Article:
First Hill Streetcar plans have some bike lanes on Jackson, lots of sharrows

SDOT held an open house in the International District today to show plans for the Jackson corridor of the First Hill Streetcar. Plans include some sections with bike lanes and lots with sharrows.

For a couple sections where there are 14′ of space for the travel lanes (too skinny for both a traffic lane and a bike lane), SDOT is looking into “advisory” bike lanes. These would basically be a dotted bike lane on the left part of the shared traffic lane suggesting that bikers ride there and alerting cars to their presence. Riders would be urged to ride in the left part of the lane because of the frequent bus stops serving the street.

Ethan Melone, Rail Transit Manager for SDOT, described them as a step up from sharrows, but a step down from a bike lane. Currently, Jackson is four lanes of traffic with few bike markings, if any.

Here’s the video overview of the Jackson configuration proposal (Note: the advisory bike lanes are not yet included).

And a concept image slideshow:

About Tom Fucoloro

Founder and Editor of Seattle Bike Blog.
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3 Responses to First Hill Streetcar plans have some bike lanes on Jackson, lots of sharrows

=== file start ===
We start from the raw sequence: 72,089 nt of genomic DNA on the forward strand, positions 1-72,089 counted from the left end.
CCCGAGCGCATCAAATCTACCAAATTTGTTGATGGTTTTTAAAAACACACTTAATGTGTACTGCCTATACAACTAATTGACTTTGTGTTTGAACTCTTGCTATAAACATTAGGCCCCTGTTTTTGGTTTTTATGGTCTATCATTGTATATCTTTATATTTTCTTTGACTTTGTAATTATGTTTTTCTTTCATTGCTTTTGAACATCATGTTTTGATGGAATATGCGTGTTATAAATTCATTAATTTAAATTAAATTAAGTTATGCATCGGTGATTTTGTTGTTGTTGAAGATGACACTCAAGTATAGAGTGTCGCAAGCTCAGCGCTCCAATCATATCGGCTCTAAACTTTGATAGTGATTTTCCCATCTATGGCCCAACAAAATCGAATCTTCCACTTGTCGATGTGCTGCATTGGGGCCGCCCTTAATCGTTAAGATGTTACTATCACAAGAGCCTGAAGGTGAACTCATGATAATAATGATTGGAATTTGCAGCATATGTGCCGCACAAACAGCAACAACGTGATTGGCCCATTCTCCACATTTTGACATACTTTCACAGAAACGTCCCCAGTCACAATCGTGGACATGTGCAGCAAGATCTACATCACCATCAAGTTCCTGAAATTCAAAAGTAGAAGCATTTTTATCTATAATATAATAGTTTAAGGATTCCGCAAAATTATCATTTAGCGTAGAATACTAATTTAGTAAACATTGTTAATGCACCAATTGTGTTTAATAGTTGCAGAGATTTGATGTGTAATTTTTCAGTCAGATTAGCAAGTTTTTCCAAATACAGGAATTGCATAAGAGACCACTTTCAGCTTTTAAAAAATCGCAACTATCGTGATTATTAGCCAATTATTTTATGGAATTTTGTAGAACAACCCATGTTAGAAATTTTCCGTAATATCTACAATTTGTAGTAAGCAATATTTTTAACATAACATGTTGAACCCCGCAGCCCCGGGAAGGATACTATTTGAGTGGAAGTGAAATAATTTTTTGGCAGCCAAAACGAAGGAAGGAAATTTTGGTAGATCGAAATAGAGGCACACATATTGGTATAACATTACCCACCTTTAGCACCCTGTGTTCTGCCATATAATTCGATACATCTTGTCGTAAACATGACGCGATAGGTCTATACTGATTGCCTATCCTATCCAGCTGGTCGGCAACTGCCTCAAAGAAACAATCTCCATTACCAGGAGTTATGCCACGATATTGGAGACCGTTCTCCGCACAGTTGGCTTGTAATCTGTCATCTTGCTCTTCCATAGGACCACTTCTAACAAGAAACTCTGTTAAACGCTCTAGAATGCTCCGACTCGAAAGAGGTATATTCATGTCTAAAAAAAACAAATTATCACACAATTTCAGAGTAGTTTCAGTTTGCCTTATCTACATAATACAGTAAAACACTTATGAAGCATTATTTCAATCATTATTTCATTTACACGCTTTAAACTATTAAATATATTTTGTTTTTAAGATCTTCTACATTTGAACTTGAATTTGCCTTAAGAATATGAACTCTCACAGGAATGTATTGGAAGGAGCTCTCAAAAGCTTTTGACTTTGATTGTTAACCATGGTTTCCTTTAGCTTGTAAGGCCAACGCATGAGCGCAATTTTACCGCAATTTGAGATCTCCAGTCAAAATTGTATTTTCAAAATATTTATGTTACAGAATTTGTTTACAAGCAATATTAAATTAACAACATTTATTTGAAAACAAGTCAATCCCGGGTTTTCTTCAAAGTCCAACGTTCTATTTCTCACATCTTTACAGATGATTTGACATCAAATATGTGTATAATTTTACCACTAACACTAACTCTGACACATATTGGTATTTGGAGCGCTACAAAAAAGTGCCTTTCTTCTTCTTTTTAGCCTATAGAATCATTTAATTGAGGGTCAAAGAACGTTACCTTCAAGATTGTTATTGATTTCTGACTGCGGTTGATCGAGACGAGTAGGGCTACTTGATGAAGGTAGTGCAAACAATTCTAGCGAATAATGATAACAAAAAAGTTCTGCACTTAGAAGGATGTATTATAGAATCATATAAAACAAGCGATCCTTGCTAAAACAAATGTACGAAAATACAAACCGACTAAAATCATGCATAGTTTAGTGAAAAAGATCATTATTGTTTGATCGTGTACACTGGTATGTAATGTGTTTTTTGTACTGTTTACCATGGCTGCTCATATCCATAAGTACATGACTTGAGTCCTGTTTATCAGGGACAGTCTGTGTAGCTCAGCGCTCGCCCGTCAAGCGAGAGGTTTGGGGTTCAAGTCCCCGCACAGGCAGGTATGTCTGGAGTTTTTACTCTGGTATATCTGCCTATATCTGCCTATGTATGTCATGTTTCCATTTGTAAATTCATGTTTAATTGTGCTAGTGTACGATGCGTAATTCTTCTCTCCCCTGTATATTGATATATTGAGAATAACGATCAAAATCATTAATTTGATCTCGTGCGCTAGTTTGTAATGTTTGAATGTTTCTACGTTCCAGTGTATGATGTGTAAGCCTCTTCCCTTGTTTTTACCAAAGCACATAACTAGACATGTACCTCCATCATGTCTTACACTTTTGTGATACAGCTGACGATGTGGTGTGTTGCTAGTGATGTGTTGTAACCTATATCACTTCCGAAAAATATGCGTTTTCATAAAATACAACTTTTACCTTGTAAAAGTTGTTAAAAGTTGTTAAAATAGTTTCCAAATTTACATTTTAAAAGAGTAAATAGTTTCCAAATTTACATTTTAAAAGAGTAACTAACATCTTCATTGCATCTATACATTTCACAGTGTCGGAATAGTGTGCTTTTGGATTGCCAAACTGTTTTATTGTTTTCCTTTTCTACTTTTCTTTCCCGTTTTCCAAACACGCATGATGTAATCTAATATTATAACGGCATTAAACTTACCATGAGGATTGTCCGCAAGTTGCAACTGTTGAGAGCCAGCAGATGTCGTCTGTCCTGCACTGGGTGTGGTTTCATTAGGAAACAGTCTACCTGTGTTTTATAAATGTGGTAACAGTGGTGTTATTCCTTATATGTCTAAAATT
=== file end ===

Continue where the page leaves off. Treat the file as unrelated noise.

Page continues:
1. Adam Parast says:

    I saw advisory bike lanes used extensively in Brussels and I have to say I really like them, especially when shallows are the only other alternative and your ROW is just a few feet too narrow to have a full 12ft lane (which in my opinion is too wide for urban streets but is another story). I think they are good because rather than delineating a space on the roadway that bikes can use, they allows cars to use a space delineated for bikes. Bikes own the space not cars.

    • Tom Fucoloro says:

      That’s a good point. I’m imagining a situation where a bus is stopped ahead, I am in the advisory lane and a car is to my right. Will the car try to pass the bus, cutting into my lane or will the car see the lane as space reserved for bicycles and allow me to pass first? Would there need to be signs leading up to every bus stop alerting driver to allow bicycles to pass before passing busses?

      I am intrigued by the idea of riding in the left. I would feel better there, but would the beginning cyclist feel safe there? Especially after they were just on the Broadway (and Yesler?) cycle track, riding between a streetcar and car traffic might not be the safest-feeling place to be. But safe-feeling is not the most important factor, of course.

      Do you remember how they worked with busses in Brussels?

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